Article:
The barriers between what goes on inside a company and public access to that information are lower than ever. Having a coherent, contemporary narrative about your company for employees and customers, investors, media, and other stakeholders is a must. The inside-out nature of crafting this narrative will ensure internal alignment– which is also a must today, particularly when the membrane between what is internal and external is now highly permeable because of technology, social media, and general expectations. The “incident” that happened on the work floor of that remote factory outpost you inherited in the last acquisition can be on social media and go viral within a day.
Increased expectations of company behavior and adherence to company values juxtaposed against dissolving barriers between internal and external communications make a clear understanding of the corporate brand critical. As consumer and employee expectations increase and barriers between internal and external communications and information drop, companies need to have a clear understanding of their corporate brands. A corporate brand is a promise to customers as well as a clear, defined set of values for employees to live by.
4) Values Help When Things Go Wrong
Consumer-facing businesses are on the hot seat today like never before. Not a day goes by without some kind of social media or other crisis. For companies with many touch points across the country or the world, the risk of incident is high when thousands of employees are interfacing with customers and the general public around the clock.
Case in point: The incident at the Portland, Oregon DoubleTree by Hilton between a security guard, a manager, and a hotel guest talking on his cell phone in the lobby. The security guard and manager were white. The guest was black. He recorded a portion of the incident on his cell phone.
The security guard and manager called the police, for no clearly-articulated reason. When the guest told the hotel security guard that he was staying at the hotel, the security guard replied, on video for all to see, “Not anymore.” The security guard, manager, and police then forced the guest to remove his personal items from his hotel room and leave the hotel.
According to news reports, this gentleman then checked into a nearby Sheraton hotel. The security guard and manager at DoubleTree by Hilton were fired seven days after this incident was picked up on social media, and within 48 hours of it hitting the press. The hotel issued the statement that, “Their actions were inconsistent with our standards and values. We reiterate our sincere apology for what he endured and will work with diversity experts to ensure this never happens again.”
The fact is, the incident never should have happened. But things like this can—and do—happen every day to major global companies.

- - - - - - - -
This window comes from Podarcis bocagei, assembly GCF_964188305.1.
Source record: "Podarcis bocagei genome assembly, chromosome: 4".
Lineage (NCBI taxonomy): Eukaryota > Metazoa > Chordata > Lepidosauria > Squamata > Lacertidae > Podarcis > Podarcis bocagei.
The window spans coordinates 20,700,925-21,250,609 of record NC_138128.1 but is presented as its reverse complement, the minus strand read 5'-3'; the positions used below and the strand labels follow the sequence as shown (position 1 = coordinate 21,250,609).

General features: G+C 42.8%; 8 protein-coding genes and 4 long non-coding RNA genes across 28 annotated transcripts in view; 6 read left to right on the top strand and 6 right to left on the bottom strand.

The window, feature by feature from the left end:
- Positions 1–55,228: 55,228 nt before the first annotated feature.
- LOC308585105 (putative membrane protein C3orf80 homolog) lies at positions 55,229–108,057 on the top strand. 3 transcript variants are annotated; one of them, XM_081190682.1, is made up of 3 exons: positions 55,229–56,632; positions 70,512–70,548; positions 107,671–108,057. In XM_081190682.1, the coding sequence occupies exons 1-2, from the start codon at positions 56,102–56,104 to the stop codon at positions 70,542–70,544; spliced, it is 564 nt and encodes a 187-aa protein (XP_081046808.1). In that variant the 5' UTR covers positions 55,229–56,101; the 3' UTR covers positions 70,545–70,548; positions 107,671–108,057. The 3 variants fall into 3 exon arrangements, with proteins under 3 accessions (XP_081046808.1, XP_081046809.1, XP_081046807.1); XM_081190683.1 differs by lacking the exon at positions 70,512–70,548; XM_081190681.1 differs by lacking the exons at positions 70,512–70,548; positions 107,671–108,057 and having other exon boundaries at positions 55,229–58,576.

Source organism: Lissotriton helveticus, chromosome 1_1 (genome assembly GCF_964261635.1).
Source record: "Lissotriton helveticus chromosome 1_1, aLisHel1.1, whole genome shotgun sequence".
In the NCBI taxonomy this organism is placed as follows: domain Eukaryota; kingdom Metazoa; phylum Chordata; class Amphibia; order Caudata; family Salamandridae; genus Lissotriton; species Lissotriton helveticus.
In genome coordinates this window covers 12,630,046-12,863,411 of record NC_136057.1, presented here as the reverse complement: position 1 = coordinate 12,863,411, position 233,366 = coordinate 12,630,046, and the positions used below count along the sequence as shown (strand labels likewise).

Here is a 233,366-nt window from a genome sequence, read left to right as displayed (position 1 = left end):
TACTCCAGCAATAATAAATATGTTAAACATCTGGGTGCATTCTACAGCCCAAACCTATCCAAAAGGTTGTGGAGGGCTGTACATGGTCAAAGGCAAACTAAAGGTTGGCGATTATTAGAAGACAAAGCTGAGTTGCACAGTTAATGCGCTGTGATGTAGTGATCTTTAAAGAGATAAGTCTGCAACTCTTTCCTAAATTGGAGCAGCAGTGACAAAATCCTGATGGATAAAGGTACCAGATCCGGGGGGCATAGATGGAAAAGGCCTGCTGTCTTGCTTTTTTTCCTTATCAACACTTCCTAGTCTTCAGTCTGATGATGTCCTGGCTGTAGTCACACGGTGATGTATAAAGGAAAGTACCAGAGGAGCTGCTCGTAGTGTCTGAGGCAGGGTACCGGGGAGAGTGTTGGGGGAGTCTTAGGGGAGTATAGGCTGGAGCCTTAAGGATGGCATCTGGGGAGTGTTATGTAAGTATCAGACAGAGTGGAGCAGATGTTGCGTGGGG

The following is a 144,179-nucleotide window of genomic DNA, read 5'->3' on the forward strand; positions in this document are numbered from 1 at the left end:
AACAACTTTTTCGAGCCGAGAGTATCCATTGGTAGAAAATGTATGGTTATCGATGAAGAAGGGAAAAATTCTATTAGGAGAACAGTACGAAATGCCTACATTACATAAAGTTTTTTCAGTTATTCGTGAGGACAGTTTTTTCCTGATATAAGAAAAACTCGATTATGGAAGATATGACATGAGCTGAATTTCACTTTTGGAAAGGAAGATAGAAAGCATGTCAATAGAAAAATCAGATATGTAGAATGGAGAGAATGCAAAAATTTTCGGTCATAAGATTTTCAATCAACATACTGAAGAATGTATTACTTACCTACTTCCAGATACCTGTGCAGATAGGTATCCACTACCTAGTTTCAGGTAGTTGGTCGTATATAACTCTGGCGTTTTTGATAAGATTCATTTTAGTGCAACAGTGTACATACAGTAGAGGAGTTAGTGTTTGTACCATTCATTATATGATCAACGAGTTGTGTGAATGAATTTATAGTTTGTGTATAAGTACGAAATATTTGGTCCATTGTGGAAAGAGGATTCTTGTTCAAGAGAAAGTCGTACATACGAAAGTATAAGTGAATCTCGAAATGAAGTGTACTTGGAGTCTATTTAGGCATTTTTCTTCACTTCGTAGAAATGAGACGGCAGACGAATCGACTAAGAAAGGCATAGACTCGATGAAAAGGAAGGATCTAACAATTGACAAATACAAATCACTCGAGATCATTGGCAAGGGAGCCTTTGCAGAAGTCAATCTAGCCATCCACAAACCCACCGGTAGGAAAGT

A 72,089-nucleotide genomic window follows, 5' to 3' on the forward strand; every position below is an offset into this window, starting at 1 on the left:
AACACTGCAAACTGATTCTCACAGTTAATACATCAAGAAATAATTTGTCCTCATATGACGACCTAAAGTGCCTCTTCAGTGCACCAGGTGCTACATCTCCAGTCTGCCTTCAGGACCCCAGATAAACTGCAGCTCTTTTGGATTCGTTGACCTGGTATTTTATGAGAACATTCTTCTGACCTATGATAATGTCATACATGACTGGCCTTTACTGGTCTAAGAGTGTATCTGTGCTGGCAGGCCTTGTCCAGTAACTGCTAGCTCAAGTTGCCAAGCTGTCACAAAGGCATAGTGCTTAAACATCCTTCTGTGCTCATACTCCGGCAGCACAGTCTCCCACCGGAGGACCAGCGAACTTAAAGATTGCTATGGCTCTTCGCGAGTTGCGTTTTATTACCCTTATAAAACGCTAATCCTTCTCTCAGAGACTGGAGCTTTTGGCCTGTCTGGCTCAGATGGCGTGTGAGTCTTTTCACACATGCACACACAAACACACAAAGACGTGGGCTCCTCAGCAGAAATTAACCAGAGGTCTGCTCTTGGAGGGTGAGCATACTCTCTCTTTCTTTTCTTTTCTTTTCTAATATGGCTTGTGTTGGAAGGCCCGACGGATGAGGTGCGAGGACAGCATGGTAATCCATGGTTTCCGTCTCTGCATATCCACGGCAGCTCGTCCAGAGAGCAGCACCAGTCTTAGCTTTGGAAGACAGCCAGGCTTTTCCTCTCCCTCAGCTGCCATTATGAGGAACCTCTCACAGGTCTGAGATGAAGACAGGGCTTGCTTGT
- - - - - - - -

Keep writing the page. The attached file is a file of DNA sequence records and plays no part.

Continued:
According to the DoubleTree newsroom, “Every hotel brand claims to care about guests, so we know that it’s in our actions that we have to stand apart. Real. Attentive. Cheerful. Flexible. Thoughtful. Honest. Caring.”
“[Our] core mission is to find ways to make each day more rewarding for every person who encounters and experiences a DoubleTree by Hilton hotel.”
The good news for the DoubleTree is that their corporate values were clear. The bad news is seven days is too long to respond but it could have been worse. Circling back to current, clearly expressed values allows the company to focus on handling crisis within a pre-defined context. When you know what you stand for and you are committed to it, you don’t have to spend precious time creating, re-creating, reexamining, or questioning your approach to your corporate reputation. You already know what you promised. The right values make it easier to focus on resolving a potential crisis quickly and in the right way.
The question remains as to whether DoubleTree has done enough. In the case of the Starbucks incident in Philadelphia in which a white manager called the police and had two black customers removed from the store, for no clear reason, the company closed stores across the country for diversity training. In addition, the CEO met with the two customers to personally apologize and made it clear that this manager’s behavior was in no way aligned with Starbuck’s corporate values.
In contrast, Papa John’s continues to enable a toxic culture of its own making due to its unwillingness to grapple with diversity issues that include racism and sexual harassment. Antiquated corporate values like focus, superiority, and constant improvement are minimum requirements to do business today and woefully miss the mark (https://www.papajohns.com/company/). They also demonstrate a lack of aspiration and humanity which is essential to corporate brand now.